Suppliers producing parts for automotive manufacturers around the world have always been subject to varying documentation requirements. Each OEM (Original Equipment Manufacturer) customer defines its own requirements; these requirements are strongly influenced by the geographic location in which they reside.
In an effort to alleviate confusion and the documentation burden of a global industry, AIAG (Automotive Industry Action Group) of North America and VDA (Verband der Automobilindustrie) of Germany jointly published the aligned “FMEA Handbook” in 2019. Those experienced with “classical” FMEA (Vol. III, Vol. IV) will recognize its influence in the new “standard;” however, there are significant differences that require careful consideration to ensure a successful transition.
In the context of Failure Modes and Effects Analysis (FMEA), “classical” refers to the techniques and formats that have been in use for many years, such as those presented in AIAG’s “FMEA Handbook” and other sources. Numerous variations of the document format are available for use. In this discussion, a recommended format is presented; one that facilitates a thorough, organized analysis.
Preparations for FMEA, discussed in Vol. II, are agnostic to the methodology and document format chosen; the inputs cited are applicable to any available. In this installment of the “FMEA” series, how to conduct a “classical” Design FMEA (DFMEA) is presented by explaining each column of the recommended form. Populating the form columns in the proper sequence is only an approximation of analysis, but it is a very useful one for gaining experience with the methodology.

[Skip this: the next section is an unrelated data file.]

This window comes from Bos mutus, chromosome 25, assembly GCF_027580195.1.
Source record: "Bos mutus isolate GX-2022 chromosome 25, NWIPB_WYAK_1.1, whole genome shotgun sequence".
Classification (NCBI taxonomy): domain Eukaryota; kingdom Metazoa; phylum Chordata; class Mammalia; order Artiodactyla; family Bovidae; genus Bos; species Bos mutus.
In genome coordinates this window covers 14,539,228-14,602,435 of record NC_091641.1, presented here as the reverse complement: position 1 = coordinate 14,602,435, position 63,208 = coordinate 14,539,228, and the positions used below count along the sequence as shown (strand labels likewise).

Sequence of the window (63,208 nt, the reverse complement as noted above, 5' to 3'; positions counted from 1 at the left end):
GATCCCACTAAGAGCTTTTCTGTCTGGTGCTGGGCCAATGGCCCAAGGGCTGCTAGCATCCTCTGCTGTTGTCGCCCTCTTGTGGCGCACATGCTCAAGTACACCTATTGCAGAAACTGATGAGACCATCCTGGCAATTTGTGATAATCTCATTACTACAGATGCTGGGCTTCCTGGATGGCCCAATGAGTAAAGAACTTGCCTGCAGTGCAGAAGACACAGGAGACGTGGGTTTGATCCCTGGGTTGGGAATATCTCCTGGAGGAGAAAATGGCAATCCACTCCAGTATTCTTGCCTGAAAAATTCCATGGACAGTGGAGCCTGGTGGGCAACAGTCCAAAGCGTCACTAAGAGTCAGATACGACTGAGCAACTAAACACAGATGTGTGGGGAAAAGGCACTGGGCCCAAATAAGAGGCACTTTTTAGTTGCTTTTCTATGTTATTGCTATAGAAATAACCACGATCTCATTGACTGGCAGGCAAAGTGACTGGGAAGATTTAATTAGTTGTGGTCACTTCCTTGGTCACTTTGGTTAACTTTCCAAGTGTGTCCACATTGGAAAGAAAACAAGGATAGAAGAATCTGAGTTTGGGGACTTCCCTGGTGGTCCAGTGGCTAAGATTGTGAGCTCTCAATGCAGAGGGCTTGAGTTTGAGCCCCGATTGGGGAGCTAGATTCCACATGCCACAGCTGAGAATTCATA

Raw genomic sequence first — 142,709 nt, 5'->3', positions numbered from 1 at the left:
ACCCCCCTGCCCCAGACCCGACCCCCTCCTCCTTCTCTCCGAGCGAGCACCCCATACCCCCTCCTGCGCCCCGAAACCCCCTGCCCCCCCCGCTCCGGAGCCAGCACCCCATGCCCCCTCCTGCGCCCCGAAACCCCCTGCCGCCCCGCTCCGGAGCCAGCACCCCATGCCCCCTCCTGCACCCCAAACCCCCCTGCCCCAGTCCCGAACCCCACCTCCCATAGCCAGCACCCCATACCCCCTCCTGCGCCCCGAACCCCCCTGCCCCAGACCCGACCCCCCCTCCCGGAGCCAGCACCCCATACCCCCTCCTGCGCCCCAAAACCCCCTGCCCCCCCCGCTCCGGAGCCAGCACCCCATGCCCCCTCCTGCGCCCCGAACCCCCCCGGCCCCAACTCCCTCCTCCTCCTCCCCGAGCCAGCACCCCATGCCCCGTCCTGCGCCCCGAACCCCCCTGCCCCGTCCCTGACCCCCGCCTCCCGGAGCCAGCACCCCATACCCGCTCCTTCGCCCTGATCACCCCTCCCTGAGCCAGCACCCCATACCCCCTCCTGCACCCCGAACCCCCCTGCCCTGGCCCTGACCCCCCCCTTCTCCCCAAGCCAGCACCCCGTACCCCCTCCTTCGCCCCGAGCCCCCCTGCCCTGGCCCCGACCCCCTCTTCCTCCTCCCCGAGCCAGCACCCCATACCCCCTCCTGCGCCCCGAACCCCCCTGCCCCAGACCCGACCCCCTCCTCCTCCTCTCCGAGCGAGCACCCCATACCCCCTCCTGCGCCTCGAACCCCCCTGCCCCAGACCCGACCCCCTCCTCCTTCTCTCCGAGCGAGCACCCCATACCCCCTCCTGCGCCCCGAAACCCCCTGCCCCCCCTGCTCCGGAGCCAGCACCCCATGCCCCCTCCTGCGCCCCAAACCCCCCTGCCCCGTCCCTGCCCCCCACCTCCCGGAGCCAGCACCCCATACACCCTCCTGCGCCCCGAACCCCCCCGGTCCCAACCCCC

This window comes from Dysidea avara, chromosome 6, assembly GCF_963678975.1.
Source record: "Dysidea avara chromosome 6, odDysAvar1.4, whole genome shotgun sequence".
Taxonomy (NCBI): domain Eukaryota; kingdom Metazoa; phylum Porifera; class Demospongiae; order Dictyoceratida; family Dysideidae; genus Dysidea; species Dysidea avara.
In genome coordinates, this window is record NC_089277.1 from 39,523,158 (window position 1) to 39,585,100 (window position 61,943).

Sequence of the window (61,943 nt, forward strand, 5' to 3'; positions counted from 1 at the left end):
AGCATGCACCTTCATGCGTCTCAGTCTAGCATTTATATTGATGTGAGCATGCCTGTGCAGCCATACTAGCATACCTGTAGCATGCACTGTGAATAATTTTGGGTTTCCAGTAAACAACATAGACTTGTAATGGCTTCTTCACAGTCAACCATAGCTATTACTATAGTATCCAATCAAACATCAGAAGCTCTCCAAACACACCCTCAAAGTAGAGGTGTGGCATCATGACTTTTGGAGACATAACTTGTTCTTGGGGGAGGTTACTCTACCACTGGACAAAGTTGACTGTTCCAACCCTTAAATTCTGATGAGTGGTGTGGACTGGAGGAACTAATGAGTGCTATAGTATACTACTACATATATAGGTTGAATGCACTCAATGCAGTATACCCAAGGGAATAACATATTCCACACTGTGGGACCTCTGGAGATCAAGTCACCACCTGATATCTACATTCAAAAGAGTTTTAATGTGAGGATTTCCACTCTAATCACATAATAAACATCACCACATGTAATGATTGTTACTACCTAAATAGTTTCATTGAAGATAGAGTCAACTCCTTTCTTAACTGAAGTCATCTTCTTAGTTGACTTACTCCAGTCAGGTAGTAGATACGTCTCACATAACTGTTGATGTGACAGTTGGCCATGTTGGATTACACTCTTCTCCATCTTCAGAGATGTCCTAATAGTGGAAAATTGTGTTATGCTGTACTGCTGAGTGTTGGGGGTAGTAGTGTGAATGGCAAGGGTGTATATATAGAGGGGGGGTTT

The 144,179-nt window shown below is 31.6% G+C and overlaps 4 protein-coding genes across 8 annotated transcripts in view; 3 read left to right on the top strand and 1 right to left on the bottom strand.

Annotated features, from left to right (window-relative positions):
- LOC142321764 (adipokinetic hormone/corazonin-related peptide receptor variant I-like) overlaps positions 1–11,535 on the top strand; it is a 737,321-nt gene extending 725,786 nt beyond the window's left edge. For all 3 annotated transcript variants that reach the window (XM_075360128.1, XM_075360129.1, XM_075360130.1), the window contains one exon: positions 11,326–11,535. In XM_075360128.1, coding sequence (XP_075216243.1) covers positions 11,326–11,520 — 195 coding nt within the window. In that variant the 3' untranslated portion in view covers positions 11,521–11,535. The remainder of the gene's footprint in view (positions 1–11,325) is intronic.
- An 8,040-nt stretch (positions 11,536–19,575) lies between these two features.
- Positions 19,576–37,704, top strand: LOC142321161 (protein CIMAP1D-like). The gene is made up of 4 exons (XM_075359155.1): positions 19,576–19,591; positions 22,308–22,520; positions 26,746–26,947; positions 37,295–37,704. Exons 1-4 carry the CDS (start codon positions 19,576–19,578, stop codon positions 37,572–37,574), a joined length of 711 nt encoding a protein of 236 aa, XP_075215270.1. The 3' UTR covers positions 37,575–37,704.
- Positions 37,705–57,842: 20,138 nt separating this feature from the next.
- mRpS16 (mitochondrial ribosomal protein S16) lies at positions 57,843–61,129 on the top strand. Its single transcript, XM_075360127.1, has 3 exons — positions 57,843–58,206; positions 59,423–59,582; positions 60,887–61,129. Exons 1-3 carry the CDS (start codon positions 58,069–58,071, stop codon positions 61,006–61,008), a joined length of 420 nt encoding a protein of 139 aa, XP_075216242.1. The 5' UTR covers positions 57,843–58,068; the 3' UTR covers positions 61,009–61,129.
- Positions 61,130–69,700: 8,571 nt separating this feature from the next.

Prior to conducting a Failure Modes and Effects Analysis (FMEA), several decisions must be made. The scope and approach of analysis must be defined, as well as the individuals who will conduct the analysis and what expertise each is expected to contribute.
Information-gathering and planning are critical elements of successful FMEA. Adequate preparation reduces the time and effort required to conduct a thorough FMEA, thereby reducing lifecycle costs, as discussed in Vol. I. Anything worth doing is worth doing well. In an appropriate context, conducting an FMEA is worth doing; plan accordingly.
Failure Modes and Effects Analysis (FMEA) is most commonly used in product design and manufacturing contexts. However, it can also be helpful in other applications, such as administrative functions and service delivery. Each application context may require refinement of definitions and rating scales to provide maximum clarity, but the fundamentals remain the same.